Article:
One thing about writing about a dynasty--it covers a whole lot of territory and a whole lot of people! When I decided to write a family saga, I took the easy way out. Writing about the rule of the kan Ingans of the Emeraunt Galaxy, I decided to tell only the stories about the beginning and end of that particular reign. My series, The Chronicles of Riven the Heretic (Bloodseek, Blood Curse, A Singing in the Blood, and Barbarian Blood Royal) recorded their origins. My series, the kan Ingan Archives, told of their scandal-laden and inglorious end thirty-one hundred years later. The second series didn't start out as a series, but--as usual with characters with whom I have dealings more than once--Aric kan Ingan and his Black Shield friends yanked the book out of my hot little hands, and, in their superiorly militant way, took over. If they'd let me handle things, the story might have ended differently; then again, knowing my penchant for Unhappily-Ever-After endings, perhaps not!



Suffice it to say, writing a family saga isn't easy. Whatever is said in the original book has to be maintained in all the others. It can't be changed unless there's a very good reason. If a character is taken on an ocean journey by his father and he's five-years-old at that time, you can't have another character state dogmatically in another book that he was seven when it happened. Don't think some eagle-eyed little nit-picker of a reader won't catch it and promptly fire off an e-mail to your website, pointing this out. (I know; I'm guilty of doing just that.) Same with spellings. A character's name has to be spelled the same way throughout; if it's italicized in one book, keep it consistently italicized in all of them. A person's character may change, his faith and his philosophy may be converted--indeed, that's the stuff stories are made of because they involve conflict--but unless you state specifically there's hair dye or colored contacts involved, make certain his blond hair stays blond and his brown eyes brown. (Of course if it's science fiction, you can change his appearance with impunity.) I always think of Stephen King's example when he was writing Christine: A specific make of car drove into an alley, a different make of car came out. I did that once myself. Not with cars, but I had a character who was blond only to suddenly become a brunet without explanation (or the use of Clairol for Men.) Thank Goodness for the delete/replace button!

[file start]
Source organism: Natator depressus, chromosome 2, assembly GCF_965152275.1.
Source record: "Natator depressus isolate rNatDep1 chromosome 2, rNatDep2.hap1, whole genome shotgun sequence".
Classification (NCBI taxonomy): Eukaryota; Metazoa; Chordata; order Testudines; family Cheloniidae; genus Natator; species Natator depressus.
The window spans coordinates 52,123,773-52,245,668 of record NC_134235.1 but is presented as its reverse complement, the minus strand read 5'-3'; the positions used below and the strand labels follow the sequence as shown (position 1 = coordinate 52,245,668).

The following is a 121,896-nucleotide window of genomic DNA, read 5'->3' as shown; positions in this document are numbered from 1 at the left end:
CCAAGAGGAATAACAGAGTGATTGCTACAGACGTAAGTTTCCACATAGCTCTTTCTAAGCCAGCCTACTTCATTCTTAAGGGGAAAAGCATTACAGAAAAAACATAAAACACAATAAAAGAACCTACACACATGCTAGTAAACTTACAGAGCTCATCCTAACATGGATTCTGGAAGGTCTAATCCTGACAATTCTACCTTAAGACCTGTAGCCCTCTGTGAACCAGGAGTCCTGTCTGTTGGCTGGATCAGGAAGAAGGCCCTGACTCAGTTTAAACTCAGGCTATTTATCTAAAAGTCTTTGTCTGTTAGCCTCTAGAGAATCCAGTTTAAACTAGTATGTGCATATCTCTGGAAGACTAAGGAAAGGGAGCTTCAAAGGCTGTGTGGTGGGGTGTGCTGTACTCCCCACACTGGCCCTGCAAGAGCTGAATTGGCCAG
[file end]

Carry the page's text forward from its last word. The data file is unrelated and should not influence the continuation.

Family sagas are a lot of work because you have to keep track not only of the characters' names and physical appearances, but also of their ages, especially if each novel encompasses a number of years. Sometimes it's easier to make a chronological chart, a family tree or spreadsheet with all the relationships, ages, etc., so it can be referred to from time to time. In Blood Sin, the main character, Aric, goes from age twenty to thirty; the second novel (tentatively titles Sinner's Exile) opens ten years later and covers five years of his life. In the third novel, at the age of 46, Aric returns to Arcanis. When Aric left his home, the woman he will eventually marry was six-years-old. When he meets her again in the third book, she's twenty-two, and his decision to marry her scandalizes his friends because he's now twice her age. (They consider he's having an Arcanian mid-life crisis.) Age plays a very important part in these stories so I had to keep close tabs on how old everyone was and when.